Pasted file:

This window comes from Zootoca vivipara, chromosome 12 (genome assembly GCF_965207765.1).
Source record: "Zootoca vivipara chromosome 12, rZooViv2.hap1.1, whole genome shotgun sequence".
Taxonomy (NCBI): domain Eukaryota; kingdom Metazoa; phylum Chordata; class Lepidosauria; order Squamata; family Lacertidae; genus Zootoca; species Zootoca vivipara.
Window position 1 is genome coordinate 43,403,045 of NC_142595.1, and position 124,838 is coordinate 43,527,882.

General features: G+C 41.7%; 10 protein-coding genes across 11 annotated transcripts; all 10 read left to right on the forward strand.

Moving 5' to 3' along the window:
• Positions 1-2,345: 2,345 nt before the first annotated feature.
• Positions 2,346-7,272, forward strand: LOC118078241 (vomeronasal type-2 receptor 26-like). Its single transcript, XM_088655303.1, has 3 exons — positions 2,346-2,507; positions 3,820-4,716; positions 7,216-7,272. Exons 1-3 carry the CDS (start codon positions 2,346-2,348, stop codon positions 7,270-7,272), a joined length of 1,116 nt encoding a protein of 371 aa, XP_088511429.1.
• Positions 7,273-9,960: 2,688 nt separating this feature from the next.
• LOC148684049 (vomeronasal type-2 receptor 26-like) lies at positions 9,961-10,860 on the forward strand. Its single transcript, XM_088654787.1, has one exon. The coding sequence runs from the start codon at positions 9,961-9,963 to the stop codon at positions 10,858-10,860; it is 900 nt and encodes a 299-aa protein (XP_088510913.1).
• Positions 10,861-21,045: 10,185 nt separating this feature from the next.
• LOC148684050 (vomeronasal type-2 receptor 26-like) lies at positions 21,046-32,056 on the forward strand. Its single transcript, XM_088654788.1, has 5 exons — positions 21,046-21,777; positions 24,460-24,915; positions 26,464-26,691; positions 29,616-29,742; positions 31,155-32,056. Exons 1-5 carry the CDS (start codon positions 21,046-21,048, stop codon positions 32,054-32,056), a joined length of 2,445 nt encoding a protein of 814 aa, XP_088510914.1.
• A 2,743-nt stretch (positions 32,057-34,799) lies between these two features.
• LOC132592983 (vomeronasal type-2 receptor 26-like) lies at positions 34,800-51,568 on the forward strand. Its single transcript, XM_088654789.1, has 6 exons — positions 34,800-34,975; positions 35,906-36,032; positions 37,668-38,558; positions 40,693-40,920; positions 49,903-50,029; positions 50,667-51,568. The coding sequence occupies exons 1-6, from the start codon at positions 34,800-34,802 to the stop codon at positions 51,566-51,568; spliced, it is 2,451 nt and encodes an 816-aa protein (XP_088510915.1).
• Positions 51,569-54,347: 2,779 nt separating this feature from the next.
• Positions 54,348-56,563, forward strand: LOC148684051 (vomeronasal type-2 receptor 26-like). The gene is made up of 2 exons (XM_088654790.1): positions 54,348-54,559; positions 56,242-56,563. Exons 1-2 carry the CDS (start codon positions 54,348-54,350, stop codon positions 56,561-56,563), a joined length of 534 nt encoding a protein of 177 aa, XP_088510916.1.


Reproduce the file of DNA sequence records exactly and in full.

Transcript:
This window comes from Zootoca vivipara, chromosome 12 (genome assembly GCF_965207765.1).
Source record: "Zootoca vivipara chromosome 12, rZooViv2.hap1.1, whole genome shotgun sequence".
Taxonomy (NCBI): domain Eukaryota; kingdom Metazoa; phylum Chordata; class Lepidosauria; order Squamata; family Lacertidae; genus Zootoca; species Zootoca vivipara.
Window position 1 is genome coordinate 43,403,045 of NC_142595.1, and position 124,838 is coordinate 43,527,882.

General features: G+C 41.7%; 10 protein-coding genes across 11 annotated transcripts; all 10 read left to right on the forward strand.

Moving 5' to 3' along the window:
• Positions 1-2,345: 2,345 nt before the first annotated feature.
• Positions 2,346-7,272, forward strand: LOC118078241 (vomeronasal type-2 receptor 26-like). Its single transcript, XM_088655303.1, has 3 exons — positions 2,346-2,507; positions 3,820-4,716; positions 7,216-7,272. Exons 1-3 carry the CDS (start codon positions 2,346-2,348, stop codon positions 7,270-7,272), a joined length of 1,116 nt encoding a protein of 371 aa, XP_088511429.1.
• Positions 7,273-9,960: 2,688 nt separating this feature from the next.
• LOC148684049 (vomeronasal type-2 receptor 26-like) lies at positions 9,961-10,860 on the forward strand. Its single transcript, XM_088654787.1, has one exon. The coding sequence runs from the start codon at positions 9,961-9,963 to the stop codon at positions 10,858-10,860; it is 900 nt and encodes a 299-aa protein (XP_088510913.1).
• Positions 10,861-21,045: 10,185 nt separating this feature from the next.
• LOC148684050 (vomeronasal type-2 receptor 26-like) lies at positions 21,046-32,056 on the forward strand. Its single transcript, XM_088654788.1, has 5 exons — positions 21,046-21,777; positions 24,460-24,915; positions 26,464-26,691; positions 29,616-29,742; positions 31,155-32,056. Exons 1-5 carry the CDS (start codon positions 21,046-21,048, stop codon positions 32,054-32,056), a joined length of 2,445 nt encoding a protein of 814 aa, XP_088510914.1.
• A 2,743-nt stretch (positions 32,057-34,799) lies between these two features.
• LOC132592983 (vomeronasal type-2 receptor 26-like) lies at positions 34,800-51,568 on the forward strand. Its single transcript, XM_088654789.1, has 6 exons — positions 34,800-34,975; positions 35,906-36,032; positions 37,668-38,558; positions 40,693-40,920; positions 49,903-50,029; positions 50,667-51,568. The coding sequence occupies exons 1-6, from the start codon at positions 34,800-34,802 to the stop codon at positions 51,566-51,568; spliced, it is 2,451 nt and encodes an 816-aa protein (XP_088510915.1).
• Positions 51,569-54,347: 2,779 nt separating this feature from the next.
• Positions 54,348-56,563, forward strand: LOC148684051 (vomeronasal type-2 receptor 26-like). The gene is made up of 2 exons (XM_088654790.1): positions 54,348-54,559; positions 56,242-56,563. Exons 1-2 carry the CDS (start codon positions 54,348-54,350, stop codon positions 56,561-56,563), a joined length of 534 nt encoding a protein of 177 aa, XP_088510916.1.